WCXI – Fenton, MI August 2000 pt 3 of 4

After you spend some years away from the area of the world that raised you, you start to get a better grip on the character traits of the culture where you learned to be a person. At least that’s been my experience. When I go back to Michigan I don’t so much feel at home as I feel almost reluctantly defined by the unassuming flatlands surrounding Detroit. The rust belt is full of reservation and restraint and a measured way of talking. WCXI always reminded of that introverted Michigan countryside. (Or at least the few miles you can see of it from US-23 out that way.) I hear it in some of the songs as well as their paced and simple approach to broadcasting. And I’m fond of the understated enthusiasm of Brian Barnum on the radio. It kinda reminds me of how I prefer to experience life in the face of adversity. Calm and Michigan. Nothing extra special.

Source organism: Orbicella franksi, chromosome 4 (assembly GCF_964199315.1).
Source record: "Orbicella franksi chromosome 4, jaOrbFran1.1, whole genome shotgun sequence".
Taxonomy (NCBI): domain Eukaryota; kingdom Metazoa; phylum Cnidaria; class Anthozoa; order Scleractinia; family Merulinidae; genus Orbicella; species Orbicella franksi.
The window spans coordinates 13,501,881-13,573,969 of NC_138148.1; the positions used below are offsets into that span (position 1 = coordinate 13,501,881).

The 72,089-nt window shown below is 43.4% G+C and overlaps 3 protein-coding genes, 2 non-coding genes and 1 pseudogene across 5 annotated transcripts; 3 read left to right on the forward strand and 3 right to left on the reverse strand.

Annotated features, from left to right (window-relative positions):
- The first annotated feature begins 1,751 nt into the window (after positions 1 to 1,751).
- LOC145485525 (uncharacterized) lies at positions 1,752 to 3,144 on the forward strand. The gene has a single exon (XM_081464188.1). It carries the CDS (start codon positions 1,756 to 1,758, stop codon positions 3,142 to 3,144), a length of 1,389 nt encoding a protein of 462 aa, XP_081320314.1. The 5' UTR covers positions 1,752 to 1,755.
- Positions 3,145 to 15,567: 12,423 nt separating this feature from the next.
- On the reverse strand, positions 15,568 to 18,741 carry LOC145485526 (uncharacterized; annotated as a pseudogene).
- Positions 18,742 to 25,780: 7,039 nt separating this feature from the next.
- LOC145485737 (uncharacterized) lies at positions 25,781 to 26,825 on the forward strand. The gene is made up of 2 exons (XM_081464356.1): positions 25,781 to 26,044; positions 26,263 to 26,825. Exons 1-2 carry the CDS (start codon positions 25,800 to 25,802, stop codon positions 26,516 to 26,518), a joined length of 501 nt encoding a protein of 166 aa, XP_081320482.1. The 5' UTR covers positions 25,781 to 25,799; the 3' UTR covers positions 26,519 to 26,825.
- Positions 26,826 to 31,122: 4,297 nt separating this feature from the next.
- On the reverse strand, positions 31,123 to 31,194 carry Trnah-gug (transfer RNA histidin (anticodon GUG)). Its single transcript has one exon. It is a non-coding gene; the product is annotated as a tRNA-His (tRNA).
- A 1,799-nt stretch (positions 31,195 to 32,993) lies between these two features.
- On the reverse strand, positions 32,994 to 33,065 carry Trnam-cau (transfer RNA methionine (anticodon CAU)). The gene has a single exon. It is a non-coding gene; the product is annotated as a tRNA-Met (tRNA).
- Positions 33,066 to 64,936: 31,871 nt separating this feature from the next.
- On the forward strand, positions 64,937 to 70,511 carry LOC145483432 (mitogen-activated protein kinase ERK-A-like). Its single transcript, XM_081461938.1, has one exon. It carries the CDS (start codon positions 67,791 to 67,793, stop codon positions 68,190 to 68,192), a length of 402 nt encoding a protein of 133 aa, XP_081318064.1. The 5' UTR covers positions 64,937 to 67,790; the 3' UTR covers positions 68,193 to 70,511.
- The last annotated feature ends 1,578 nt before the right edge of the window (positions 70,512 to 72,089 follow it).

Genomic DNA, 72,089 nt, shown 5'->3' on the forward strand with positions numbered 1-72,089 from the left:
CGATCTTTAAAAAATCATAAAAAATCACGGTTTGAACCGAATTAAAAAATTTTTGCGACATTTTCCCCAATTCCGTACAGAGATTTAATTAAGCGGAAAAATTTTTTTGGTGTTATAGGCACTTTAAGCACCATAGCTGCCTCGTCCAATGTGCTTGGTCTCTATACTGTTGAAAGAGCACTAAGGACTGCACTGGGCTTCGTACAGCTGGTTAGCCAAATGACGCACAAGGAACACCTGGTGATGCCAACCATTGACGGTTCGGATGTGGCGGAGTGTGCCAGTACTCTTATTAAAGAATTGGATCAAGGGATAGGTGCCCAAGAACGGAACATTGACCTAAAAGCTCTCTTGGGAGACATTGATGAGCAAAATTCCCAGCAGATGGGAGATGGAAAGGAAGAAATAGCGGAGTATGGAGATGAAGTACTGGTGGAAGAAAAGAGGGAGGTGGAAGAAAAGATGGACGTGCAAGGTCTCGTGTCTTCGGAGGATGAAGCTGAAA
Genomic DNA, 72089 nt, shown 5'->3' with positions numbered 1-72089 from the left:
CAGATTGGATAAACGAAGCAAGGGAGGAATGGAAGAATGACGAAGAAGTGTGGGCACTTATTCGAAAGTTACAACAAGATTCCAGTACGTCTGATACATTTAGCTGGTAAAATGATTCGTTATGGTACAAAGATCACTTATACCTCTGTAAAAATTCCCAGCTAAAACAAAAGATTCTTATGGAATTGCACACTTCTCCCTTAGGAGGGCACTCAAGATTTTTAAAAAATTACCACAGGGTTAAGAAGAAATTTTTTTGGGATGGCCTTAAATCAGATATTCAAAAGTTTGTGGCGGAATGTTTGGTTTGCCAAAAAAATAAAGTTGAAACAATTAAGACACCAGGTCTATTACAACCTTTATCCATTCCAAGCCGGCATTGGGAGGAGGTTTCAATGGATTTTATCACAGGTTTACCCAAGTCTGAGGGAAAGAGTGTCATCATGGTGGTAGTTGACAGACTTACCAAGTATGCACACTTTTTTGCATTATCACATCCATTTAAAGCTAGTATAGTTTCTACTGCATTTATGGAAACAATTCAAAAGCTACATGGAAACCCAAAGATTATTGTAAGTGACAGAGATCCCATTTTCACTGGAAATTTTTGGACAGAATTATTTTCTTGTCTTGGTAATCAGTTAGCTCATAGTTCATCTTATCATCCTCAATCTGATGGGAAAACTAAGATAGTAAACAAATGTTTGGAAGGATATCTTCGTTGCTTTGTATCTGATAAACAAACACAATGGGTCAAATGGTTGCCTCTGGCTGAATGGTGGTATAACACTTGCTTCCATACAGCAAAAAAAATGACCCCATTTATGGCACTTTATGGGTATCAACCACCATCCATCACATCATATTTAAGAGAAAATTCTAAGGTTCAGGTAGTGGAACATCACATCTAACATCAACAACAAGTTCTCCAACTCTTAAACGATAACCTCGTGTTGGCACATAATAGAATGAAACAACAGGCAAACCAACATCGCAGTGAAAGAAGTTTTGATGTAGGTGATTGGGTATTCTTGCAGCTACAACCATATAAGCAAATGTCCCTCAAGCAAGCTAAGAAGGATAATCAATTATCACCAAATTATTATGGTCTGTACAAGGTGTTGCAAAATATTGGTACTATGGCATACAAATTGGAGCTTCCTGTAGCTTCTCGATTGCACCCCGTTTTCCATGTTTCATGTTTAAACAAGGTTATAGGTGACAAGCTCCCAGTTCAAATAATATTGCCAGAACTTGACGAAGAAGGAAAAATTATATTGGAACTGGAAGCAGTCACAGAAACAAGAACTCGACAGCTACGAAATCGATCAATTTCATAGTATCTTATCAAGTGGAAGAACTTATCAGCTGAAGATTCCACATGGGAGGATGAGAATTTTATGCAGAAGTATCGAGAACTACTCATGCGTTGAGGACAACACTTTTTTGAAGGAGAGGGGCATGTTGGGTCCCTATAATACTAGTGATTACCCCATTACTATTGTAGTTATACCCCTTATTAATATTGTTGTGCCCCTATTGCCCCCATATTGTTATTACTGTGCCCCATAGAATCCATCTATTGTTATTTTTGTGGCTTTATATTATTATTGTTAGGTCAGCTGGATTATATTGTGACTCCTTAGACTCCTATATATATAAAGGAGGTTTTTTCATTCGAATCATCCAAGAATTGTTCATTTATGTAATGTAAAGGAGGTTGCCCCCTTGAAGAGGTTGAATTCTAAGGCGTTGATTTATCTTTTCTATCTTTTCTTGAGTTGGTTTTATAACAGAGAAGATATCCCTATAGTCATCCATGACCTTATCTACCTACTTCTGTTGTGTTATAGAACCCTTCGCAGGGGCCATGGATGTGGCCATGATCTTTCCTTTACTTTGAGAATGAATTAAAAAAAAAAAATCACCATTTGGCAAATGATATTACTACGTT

WCXI – Fenton, MI August 2000 pt 4 of 4

The last aircheck here is from the end of their broadcast day. But at least they’re still there, every day until six. And I don’t know for sure, but I suspect WCXI is one of those stations where the DJ’s might still be choosing some, if not all, of the music you hear when they’re on the air. Is that radical or what? Can’t they afford some consultants?

And if you happen to find yourself within the range of their one thousand watt transmitter you might wanna can call in and make a request. But please only one per day. Give everybody a chance.

How I Love My Country

Tuesday, July 18th, 2006